*ugh*

*shudders*

especially since he keeps going on about how she's so young she hasn't finished her education yet and here he is a drunken middle aged man having a crisis to even be noticing her and blah blah ugh blah and yet it's her that's the manipulative creepy one?

And all through it there's this complete lack of acknowledgement that women are in fact people, and that sex is a communication shared with another person. Sexual urges are some kind of base animal thing that takes away reason and intelligent faculties, it's entirely about the man and his reactions to stimuli, and that makes women walking traps that lure men into losing themselves. And it's just super creepy. Especially since everything's fine while it's him desiring her, but when she desires him then it's like alarm bells and warning signs, he can't be having with that. That's when it turns out to be a time trap she's trying to set up. And there's so many times she's talking but the book doesn't tell what she's saying, just that point of view guy isn't listening, until she starts screaming 'hysterically'. He assumes she's making no sense and tunes her out routinely. And that? That is who he wants to have sex with? No, that is what he wants to have sex with. Or not even with, another word.

On the plus side in the end she ends up frozen in time with the other man, who seems happy to see her. On the minus side she ends up frozen in time with a man, because that's her whole goal in life.

And I felt like reading this was walking through slime.

So, this book is going out. It's right on the borderline of binning it.

It's like it doesn't know how to be humans and that makes the whole thing not make sense.

Zero stars, waste of paper, can't believe it's apparently the start of a series.
beccaelizabeth: my Watcher tattoo in blue, plus Be in red Buffy style font (Default)
This book says it was published in 1968, so I was ready to be unimpressed by it.
And the 'twist' ending I did indeed see coming a mile away. I mean, it didn't set up any alternatives, it just did the thing where we could see it and relied on us not seeing it. Seeing it from nearly the beginning made the plot a bit tedious.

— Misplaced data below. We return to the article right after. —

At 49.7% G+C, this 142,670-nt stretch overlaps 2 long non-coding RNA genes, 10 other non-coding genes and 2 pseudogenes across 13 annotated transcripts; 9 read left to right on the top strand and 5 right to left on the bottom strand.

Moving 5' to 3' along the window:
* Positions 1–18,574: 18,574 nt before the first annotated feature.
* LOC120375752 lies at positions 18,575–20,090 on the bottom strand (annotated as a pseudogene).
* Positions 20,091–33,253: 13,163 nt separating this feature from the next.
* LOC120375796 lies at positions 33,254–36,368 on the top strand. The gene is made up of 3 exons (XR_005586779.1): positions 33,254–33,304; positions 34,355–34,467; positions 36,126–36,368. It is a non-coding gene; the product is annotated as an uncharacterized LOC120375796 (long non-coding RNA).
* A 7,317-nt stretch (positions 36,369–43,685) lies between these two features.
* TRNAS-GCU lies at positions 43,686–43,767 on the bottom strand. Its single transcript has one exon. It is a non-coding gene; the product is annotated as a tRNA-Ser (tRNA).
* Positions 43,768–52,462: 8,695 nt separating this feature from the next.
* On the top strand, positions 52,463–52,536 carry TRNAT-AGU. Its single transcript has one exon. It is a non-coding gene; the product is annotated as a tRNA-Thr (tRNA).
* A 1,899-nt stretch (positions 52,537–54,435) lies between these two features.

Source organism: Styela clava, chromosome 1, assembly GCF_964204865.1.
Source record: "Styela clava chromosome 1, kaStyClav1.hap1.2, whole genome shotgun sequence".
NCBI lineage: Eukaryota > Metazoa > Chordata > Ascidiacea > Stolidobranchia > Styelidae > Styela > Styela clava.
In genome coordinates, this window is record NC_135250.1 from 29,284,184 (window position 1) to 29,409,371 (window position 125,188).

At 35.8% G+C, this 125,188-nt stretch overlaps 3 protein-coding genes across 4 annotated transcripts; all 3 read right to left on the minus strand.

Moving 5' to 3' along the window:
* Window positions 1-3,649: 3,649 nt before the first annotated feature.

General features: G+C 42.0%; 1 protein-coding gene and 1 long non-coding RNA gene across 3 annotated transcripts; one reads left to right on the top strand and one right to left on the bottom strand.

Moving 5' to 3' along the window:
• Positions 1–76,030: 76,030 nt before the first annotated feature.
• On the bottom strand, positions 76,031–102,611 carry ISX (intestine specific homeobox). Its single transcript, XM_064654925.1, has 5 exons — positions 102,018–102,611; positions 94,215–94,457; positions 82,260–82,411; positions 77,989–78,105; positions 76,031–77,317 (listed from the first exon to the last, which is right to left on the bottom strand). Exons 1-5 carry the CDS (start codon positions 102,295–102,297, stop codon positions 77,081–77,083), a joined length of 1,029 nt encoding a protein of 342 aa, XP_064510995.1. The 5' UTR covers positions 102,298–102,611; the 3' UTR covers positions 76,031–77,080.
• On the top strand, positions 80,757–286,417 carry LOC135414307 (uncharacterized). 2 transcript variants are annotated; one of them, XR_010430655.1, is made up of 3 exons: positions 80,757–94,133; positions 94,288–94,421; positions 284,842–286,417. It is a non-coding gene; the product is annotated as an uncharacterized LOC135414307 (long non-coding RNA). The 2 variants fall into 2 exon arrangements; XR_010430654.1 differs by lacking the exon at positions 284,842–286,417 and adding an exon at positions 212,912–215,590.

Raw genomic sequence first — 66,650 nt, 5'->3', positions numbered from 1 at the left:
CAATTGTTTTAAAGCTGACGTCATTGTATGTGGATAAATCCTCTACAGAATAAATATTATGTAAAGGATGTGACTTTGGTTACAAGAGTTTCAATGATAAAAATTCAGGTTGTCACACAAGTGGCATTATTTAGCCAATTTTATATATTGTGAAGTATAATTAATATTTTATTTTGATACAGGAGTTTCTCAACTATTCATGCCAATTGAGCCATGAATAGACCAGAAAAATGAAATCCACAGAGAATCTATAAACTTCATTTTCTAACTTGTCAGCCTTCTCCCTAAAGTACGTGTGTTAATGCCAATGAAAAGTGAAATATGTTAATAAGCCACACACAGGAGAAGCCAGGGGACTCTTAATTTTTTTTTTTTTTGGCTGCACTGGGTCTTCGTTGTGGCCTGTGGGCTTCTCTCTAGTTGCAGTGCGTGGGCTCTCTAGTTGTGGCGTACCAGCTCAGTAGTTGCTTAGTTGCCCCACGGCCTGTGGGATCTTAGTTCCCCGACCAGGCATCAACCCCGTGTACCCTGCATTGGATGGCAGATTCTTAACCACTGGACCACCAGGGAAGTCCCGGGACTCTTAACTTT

But it had some fun layers. Read more... )

I'm not sad to have spent time reading it, but I'm very on the fence about giving it shelf space in the future. It doesn't suck, but it doesn't rock. If I run out of shelving again (hah, when, when I run out of shelving again) I think this'll be front of the queue to get gone.
beccaelizabeth: my Watcher tattoo in blue, plus Be in red Buffy style font (Default)
Had other plans for today, but then I started reading The Fifth Season
Trigger warnings so far for Read more... )
That is a tough read. That is a very tough read.
It takes the question 'why don't the mages in this setting rule the world' and answers it really thoroughly, and it's bad for everyone.

It's a well written book but I'm feeling like I should have read more about it before I started reading it.

So now I'm going to keep reading it until it is finished, to see how things turn out.



ETA having finished it: That did not get nicer. With that setup it should not get nicer. It was quite a lot not nice.

I don't think I can have proper opinions on that book because it was not something I wanted to have read. It was not a fun reading experience, it was very tough. The world building was internally consistent and the characters made sense given the premise, but, that meant mostly it was bad sadness about slaves and I would like to read something quite different now instead.
beccaelizabeth: my Watcher tattoo in blue, plus Be in red Buffy style font (Default)
I just finished reading Rage of a Demon King, volume three in the Serpentwar Saga according to the cover. There's probably more, the ending has an ominous TBC all over it, but this was the last REF book I bought. Back when they were new I think I gave up because the book club realised I was too poor to support my book habit, but now I've re-read them I'm pretty sure I'm not going to read any more.

Read more... )

So I think on balance they keep their three inches of shelf space, and I don't get any more.



But the strands that are about Clerics are kind of interesting. Read more... )

But what I am interested in, about clerics or otherwise, is something like the greatest good for the greatest number. Not rising to the top of a very unequal system, but making the system better for everyone. Fantasy novels that work by levelling up their characters over a maximum of three books to be boss of pretty much everyone else, they aren't really playing that game, even if they switch from nobility to trained military as the means of rising.



I don't know what I want to read, but this isn't it.
I'll go read something else.
beccaelizabeth: my Watcher tattoo in blue, plus Be in red Buffy style font (Default)
I don't know why I'm still reading this series.
... completeness, I guess.

It's like someone suggested to the author that maybe, possibly, he could try writing more women?
so he pondered, and thought, you know, maybe some male characters do need more motivation.
so he added rape. and prostitutes.

*sigh*

Read more... )

This book is going back on the 'to sell' pile and I'm really unimpressed.

'teenagers learn to do violence and command people' is no the only valid plot.
beccaelizabeth: my Watcher tattoo in blue, plus Be in red Buffy style font (Default)
Ugh.